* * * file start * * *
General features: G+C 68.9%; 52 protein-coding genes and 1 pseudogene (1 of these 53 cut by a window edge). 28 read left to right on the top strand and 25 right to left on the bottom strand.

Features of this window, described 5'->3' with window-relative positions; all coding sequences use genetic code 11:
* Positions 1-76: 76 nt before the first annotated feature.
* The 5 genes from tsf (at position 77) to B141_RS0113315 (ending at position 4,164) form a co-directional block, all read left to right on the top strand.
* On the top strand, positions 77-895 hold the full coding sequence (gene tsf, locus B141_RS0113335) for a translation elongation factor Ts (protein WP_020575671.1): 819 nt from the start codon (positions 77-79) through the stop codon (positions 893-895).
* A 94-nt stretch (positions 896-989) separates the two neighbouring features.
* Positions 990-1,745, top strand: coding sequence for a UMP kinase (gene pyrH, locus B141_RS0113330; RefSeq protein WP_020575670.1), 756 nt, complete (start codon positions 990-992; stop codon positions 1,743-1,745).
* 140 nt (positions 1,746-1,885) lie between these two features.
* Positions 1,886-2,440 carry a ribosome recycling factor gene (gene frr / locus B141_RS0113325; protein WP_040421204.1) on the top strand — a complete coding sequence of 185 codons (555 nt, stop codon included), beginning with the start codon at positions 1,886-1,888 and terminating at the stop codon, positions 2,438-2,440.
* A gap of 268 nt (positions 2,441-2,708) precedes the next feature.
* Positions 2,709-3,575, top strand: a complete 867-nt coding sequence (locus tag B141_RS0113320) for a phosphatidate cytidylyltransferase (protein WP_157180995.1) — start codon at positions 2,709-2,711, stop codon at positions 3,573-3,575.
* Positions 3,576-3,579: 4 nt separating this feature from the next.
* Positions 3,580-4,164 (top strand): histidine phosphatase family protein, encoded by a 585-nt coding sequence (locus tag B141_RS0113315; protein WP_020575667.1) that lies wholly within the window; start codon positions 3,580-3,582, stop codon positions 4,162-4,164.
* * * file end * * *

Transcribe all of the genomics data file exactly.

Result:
General features: G+C 68.9%; 52 protein-coding genes and 1 pseudogene (1 of these 53 cut by a window edge). 28 read left to right on the top strand and 25 right to left on the bottom strand.

Features of this window, described 5'->3' with window-relative positions; all coding sequences use genetic code 11:
* Positions 1-76: 76 nt before the first annotated feature.
* The 5 genes from tsf (at position 77) to B141_RS0113315 (ending at position 4,164) form a co-directional block, all read left to right on the top strand.
* On the top strand, positions 77-895 hold the full coding sequence (gene tsf, locus B141_RS0113335) for a translation elongation factor Ts (protein WP_020575671.1): 819 nt from the start codon (positions 77-79) through the stop codon (positions 893-895).
* A 94-nt stretch (positions 896-989) separates the two neighbouring features.
* Positions 990-1,745, top strand: coding sequence for a UMP kinase (gene pyrH, locus B141_RS0113330; RefSeq protein WP_020575670.1), 756 nt, complete (start codon positions 990-992; stop codon positions 1,743-1,745).
* 140 nt (positions 1,746-1,885) lie between these two features.
* Positions 1,886-2,440 carry a ribosome recycling factor gene (gene frr / locus B141_RS0113325; protein WP_040421204.1) on the top strand — a complete coding sequence of 185 codons (555 nt, stop codon included), beginning with the start codon at positions 1,886-1,888 and terminating at the stop codon, positions 2,438-2,440.
* A gap of 268 nt (positions 2,441-2,708) precedes the next feature.
* Positions 2,709-3,575, top strand: a complete 867-nt coding sequence (locus tag B141_RS0113320) for a phosphatidate cytidylyltransferase (protein WP_157180995.1) — start codon at positions 2,709-2,711, stop codon at positions 3,573-3,575.
* Positions 3,576-3,579: 4 nt separating this feature from the next.
* Positions 3,580-4,164 (top strand): histidine phosphatase family protein, encoded by a 585-nt coding sequence (locus tag B141_RS0113315; protein WP_020575667.1) that lies wholly within the window; start codon positions 3,580-3,582, stop codon positions 4,162-4,164.